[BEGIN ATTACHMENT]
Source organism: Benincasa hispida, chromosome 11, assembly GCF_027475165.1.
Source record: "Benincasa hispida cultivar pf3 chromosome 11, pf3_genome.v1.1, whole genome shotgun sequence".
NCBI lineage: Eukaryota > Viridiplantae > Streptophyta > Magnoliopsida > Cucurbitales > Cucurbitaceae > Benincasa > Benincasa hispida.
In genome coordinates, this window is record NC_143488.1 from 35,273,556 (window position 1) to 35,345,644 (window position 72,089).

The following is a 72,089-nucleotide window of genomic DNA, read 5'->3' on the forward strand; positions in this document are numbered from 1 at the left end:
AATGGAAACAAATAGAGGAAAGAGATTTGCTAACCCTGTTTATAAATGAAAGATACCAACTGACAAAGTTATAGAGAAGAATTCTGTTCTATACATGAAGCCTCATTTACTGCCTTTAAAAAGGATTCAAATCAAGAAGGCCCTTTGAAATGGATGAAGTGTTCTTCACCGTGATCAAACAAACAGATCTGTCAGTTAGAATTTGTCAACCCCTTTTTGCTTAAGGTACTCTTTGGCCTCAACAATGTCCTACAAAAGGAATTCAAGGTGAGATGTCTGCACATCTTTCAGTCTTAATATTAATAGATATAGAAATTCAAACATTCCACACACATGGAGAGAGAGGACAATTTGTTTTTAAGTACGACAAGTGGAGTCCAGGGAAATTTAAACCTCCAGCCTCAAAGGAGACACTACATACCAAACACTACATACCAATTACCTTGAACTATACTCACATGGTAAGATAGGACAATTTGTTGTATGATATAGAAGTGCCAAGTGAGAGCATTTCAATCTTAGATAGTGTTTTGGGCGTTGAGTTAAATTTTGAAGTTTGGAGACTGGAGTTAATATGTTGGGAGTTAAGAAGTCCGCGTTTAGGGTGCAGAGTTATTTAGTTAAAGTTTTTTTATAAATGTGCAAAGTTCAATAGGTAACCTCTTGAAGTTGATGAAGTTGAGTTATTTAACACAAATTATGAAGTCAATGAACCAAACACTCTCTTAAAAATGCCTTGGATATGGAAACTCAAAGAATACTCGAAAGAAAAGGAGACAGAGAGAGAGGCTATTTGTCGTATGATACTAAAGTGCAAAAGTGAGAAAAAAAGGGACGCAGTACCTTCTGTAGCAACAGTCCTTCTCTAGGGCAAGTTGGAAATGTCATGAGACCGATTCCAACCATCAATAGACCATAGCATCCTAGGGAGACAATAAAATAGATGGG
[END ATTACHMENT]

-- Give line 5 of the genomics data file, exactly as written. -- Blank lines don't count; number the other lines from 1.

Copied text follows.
The following is a 72,089-nucleotide window of genomic DNA, read 5'->3' on the forward strand; positions in this document are numbered from 1 at the left end: